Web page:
A single gene has been identified that can show how susceptible a person is to developing psychosis after using cannabis. The discovery will help doctors and scientists identify individuals at most risk from developing serious mental health implications from use of the drug.
The study, reported in the journal Translational Psychiatry, describes the gene AKT1, which is prevalent in patients that have developed psychosis following the use of marijuana. This gene is found in almost half of the entire population - regardless of their health, or whether they use cannabis.
The research also shows that the health of the individual bears no reflection on their risk of mental illness, as this is the first study to assess the risk of psychosis on healthy patients.
Psychosis is a mental health illness that causes individuals to experience different things from those around them, including hallucinations and delusions. It is diagnosed in around one in 2,000 people.
"These findings are the first to demonstrate that people with this AKT1 genotype are far more likely to experience strong effects from smoking cannabis, even if they are otherwise healthy," said Celia Morgan, a researcher working on the study. "To find that having this gene variant means that you are more prone to mind-altering effects of cannabis when you don't have psychosis gives us a clue as to how it increases risk in healthy people.
"Putting yourself repeatedly in a psychotic or paranoid state might be one reason why these people could go on to develop psychosis when they might not have done otherwise. Although cannabis-induced psychosis is very rare, when it happens it can have a terrible impact on the lives of young people. This research could help pave the way towards the prevention and treatment of cannabis psychosis."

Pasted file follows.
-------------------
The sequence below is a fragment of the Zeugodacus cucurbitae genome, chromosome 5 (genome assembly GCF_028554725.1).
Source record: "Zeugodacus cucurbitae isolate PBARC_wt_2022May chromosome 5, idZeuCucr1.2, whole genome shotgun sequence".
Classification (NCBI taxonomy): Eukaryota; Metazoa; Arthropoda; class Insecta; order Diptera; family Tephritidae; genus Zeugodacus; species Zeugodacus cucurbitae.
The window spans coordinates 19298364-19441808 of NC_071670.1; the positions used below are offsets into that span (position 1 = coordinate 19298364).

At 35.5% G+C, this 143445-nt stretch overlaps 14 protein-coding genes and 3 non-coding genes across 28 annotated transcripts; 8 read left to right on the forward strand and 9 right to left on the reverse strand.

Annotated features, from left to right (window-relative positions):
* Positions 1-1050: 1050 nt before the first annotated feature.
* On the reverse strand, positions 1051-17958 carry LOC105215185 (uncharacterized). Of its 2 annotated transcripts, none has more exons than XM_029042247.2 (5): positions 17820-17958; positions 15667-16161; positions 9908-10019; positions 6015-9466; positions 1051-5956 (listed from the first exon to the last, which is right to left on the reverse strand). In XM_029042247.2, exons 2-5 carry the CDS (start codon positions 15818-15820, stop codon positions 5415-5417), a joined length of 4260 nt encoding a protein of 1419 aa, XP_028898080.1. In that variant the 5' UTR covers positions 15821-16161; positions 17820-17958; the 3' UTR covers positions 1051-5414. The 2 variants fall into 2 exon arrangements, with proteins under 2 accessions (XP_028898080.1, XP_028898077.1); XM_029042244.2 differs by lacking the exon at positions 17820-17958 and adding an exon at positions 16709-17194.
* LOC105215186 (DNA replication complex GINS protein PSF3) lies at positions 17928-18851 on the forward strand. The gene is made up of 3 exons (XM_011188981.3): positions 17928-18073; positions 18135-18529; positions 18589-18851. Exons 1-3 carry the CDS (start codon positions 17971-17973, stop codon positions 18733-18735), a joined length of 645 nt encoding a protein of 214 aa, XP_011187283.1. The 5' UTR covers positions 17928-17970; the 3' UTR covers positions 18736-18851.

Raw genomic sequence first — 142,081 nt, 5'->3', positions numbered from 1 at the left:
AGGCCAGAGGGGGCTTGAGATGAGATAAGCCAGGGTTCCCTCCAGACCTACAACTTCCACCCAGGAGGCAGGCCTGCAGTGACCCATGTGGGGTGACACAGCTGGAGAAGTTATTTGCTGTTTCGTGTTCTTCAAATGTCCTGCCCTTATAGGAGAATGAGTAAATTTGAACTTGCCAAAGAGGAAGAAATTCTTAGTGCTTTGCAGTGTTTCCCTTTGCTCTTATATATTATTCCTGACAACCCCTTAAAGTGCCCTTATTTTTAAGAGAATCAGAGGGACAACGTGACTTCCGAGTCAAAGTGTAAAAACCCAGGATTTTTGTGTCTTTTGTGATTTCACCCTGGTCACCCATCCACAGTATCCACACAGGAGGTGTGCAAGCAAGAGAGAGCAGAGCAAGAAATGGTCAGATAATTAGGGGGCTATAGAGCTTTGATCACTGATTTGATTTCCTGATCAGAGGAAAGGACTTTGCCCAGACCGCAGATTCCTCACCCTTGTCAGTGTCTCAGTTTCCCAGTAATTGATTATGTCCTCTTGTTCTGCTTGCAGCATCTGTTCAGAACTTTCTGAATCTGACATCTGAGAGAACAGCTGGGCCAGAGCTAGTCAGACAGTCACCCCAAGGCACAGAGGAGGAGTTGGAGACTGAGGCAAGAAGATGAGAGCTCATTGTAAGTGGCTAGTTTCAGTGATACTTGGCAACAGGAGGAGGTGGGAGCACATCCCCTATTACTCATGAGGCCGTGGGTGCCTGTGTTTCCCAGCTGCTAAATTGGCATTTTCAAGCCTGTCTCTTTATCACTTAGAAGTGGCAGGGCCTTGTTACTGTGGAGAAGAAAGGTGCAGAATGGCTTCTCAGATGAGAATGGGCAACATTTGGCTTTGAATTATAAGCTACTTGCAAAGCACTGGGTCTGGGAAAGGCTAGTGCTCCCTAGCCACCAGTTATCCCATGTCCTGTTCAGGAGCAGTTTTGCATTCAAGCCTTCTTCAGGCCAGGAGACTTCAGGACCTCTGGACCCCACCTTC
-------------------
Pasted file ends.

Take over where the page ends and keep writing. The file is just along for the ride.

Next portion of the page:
In order to find the discovery, the researchers from the University of Exeter, carried out a study comprised of 442 healthy participants who admitted using cannabis. The participants were invited to use the drug in laboratory conditions, and then scientists analysed them to test for the symptoms associated with psychosis – including memory loss and hallucinations.
Seven days later, the same individuals were tested again when completely sober. It was discovered that those expressing the AKT1 gene showed a higher risk of developing psychotic symptoms permanently.
"Our finding that psychotic-like symptoms when young people are 'stoned' are predicted by AKT1 variants is an exciting breakthrough," said Val Curran, co-author of the research. "This acute reaction is thought to be a marker of a person's risk of developing psychosis from smoking the drug."
Research has also shown that drugs like cocaine, amphetamine and ecstasy can act as a precursor to psychosis.